Baptism of Child - Parents not Married

Our family has been invited to a baby’s baptism whose parents are not married. The mother of the baby is Catholic.

My question is: Have the requirerements changed OR has it always been that children of unmarried parents can be baptized?

I am all for baptizing the baby. After all, it’s not the baby’s fault that the parents are not married. But then unless the parents are sincere to lead the Catholic life, how can Baptism of their child precede the Sacrament of Marriage?

I am confused. Any good answers? Thank you.

multiple threads on this topic, including on AAA, do a search. short answer, yes, the baby can be baptized even if the parents are not married in the Church.

However, there must be a fervent hope that the baby will be raised Catholic, in the fullest extent intended…so that the child will later be initiated into the other sacraments…Both parents must agree to the baby being baptized as well.

Sacraments alone cannot make a person one or another. If that were the case, our churches should be filled every Sunday. We had a confirmation inscription mass, and the adults in the pews who had been confirmed prior were asked to make a renewal of their baptismal promises…Only 1/2 of those attending mass were confirmed. But they are faithful members of the church??God gifted us all with Free will. Good catechesis, reinforcement in the family, exposure to good role models is what keeps people connected to their faith. especially parental role modeling. Unlike the Pharisees…Jesus called us as written in this weekend’s gospel.

Practice what you preach. You want good & faithful children…then you must become one too. You have an even greater influence than you realize…but plant good seeds

I think it is nice that the baby will be baptized but why are they making it an event and sending invitations? There used to be something said for discretion.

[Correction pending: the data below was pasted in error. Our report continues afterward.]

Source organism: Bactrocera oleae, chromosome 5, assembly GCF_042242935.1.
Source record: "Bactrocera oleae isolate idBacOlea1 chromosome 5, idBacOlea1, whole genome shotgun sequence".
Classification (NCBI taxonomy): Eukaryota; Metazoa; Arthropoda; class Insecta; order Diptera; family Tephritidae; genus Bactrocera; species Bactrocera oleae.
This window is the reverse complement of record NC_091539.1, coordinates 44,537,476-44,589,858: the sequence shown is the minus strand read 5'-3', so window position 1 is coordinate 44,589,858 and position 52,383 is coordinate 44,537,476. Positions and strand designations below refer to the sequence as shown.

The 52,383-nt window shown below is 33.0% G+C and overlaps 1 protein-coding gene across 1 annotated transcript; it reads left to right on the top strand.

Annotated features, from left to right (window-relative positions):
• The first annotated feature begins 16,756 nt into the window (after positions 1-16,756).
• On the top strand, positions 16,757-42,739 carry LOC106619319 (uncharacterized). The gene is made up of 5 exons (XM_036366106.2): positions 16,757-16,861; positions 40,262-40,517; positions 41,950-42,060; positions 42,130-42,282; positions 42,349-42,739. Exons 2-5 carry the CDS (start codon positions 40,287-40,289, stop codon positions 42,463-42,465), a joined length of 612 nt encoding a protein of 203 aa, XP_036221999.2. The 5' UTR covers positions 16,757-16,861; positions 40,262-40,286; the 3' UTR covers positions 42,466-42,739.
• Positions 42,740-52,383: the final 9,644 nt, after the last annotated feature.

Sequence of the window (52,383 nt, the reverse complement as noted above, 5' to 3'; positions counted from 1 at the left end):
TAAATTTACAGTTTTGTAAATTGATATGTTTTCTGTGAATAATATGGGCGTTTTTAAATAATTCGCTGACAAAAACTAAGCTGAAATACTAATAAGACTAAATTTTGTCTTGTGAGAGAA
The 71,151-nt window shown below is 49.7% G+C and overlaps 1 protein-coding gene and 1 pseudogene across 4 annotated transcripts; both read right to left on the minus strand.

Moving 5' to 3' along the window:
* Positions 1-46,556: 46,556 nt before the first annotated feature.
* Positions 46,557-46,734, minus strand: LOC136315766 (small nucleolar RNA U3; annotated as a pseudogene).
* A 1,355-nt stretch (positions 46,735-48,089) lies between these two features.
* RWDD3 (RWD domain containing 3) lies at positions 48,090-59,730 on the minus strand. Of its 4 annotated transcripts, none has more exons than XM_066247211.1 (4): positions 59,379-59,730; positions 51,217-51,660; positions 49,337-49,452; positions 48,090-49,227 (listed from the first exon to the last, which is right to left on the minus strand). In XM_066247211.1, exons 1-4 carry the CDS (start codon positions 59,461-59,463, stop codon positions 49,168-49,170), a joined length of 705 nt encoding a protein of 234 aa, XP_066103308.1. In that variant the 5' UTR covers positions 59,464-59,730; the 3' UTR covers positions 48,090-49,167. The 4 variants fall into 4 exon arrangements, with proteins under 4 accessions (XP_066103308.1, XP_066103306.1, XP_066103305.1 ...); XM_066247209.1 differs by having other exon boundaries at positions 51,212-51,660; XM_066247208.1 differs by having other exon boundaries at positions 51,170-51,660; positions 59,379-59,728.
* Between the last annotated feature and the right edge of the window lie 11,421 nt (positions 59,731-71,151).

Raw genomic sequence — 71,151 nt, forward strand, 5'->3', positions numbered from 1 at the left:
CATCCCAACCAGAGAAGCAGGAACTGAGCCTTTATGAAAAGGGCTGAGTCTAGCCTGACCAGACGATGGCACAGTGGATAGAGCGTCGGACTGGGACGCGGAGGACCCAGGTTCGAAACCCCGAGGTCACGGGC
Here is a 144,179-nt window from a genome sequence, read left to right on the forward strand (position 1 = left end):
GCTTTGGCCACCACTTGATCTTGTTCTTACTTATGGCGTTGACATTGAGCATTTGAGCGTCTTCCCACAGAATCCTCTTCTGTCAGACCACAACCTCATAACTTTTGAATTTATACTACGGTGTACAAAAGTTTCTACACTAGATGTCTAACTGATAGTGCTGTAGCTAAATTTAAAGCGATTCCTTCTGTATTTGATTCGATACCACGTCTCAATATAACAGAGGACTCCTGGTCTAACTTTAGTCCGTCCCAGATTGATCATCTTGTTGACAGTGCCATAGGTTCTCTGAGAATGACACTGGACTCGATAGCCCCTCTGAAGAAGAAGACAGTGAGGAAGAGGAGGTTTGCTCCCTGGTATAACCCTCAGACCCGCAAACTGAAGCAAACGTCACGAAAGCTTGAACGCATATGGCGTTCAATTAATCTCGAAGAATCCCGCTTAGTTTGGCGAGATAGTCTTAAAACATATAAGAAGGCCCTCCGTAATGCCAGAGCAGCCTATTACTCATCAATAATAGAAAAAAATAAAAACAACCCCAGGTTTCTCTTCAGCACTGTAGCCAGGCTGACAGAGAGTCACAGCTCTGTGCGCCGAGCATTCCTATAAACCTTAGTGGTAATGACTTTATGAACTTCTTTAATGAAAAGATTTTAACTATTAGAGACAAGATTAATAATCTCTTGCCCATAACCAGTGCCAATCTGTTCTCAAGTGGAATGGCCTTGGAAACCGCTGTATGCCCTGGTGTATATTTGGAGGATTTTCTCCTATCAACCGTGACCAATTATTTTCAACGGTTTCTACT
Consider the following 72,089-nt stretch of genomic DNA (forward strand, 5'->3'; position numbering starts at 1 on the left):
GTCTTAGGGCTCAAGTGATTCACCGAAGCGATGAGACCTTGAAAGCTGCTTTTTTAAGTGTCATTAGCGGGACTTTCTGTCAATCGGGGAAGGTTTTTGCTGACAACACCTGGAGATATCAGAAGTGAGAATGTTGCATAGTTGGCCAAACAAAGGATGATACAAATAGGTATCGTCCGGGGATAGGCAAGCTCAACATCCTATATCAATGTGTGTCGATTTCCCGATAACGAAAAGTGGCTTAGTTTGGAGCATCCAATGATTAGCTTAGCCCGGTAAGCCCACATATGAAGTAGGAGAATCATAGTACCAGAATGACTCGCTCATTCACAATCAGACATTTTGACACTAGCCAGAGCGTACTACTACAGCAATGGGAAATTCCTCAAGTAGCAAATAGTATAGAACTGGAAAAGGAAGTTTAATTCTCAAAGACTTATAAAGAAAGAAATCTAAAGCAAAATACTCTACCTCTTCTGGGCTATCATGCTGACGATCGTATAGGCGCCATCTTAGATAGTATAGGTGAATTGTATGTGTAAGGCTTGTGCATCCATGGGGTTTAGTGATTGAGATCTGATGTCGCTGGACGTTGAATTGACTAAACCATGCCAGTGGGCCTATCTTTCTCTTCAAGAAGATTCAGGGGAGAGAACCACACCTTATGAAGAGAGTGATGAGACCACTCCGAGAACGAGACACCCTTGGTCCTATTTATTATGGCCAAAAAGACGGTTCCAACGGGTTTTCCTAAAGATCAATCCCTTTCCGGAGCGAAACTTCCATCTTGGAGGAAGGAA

If the two of them can’t see fit to marry even if only legally and not sacramentally they should not be parading around like they are a married couple and having a baptismal to do.

Married people are in a different state, hopefully a state of grace. Non-marrieds who have a child are apparently falling short in that department and while it punishes the child I would not go. Tell them to send you a wedding invitation or announcement and you will change your tune. Dr. Laura said it best why should you treat her honey with anymore respect than she does. he is not her husband and going to the baptism like they are a “couple” is silly.

This is such a predictament. For the sake of the baby we’ll gladly go. I wonder if confronting the parents (who do live together without being married) will do any good.

Hopefully, the priest has given the unmarried couple a good lecture.

I thank all of you for your responses.

Theodora

[quote=stbruno]However, there must be a fervent hope that the baby will be raised Catholic, in the fullest extent intended…so that the child will later be initiated into the other sacraments…Both parents must agree to the baby being baptized as well.
[/quote]

While this is greatly preferable, at a minimum only one parent has to agree for a baby to be baptised.

It sounds like this couple are treating the baptism as a purely social occasion, but it IS a baptism and I would go if invited. The graces of the sacrament, and being involved with the church in the baptism preparation (and presumably later on in the other sacraments for the child) will hopefully prod the parents in the right direction. I don’t see how just going to the baptism could be interpreted as approving the parents’ cohabitation.

[quote=Theodora]This is such a predictament. For the sake of the baby we’ll gladly go. I wonder if confronting the parents (who do live together without being married) will do any good.

Hopefully, the priest has given the unmarried couple a good lecture.

Theodora
[/quote]

You are very wise to allow the priest to be the one to instruct the couple, and to consider the welfare of the child in this. We must in Christian charity assume that if the baptism takes place, the pastor has assurance that the child will be raised Catholic, and also hopefully that he will be able to influence the couple to return to the Church themselves.

I wrote this on another thread but I’m going to say it again, because to me its important. In the 1930’s a little boy was born to a Catholic, yet unmarried girl who had an affair with a married man. After she found out that the boyfriend would never leave his family, she, finally, truly sorry for her sins, confessed them and started to get serious about her Religion, and had her little son Baptized. What happened to that fatherless child? Well today in his late sixties he is a Monsignor. What would have happened to this little boy (my Great Uncle) and his Mother, if the Catholic Church and his family turn their backs them.

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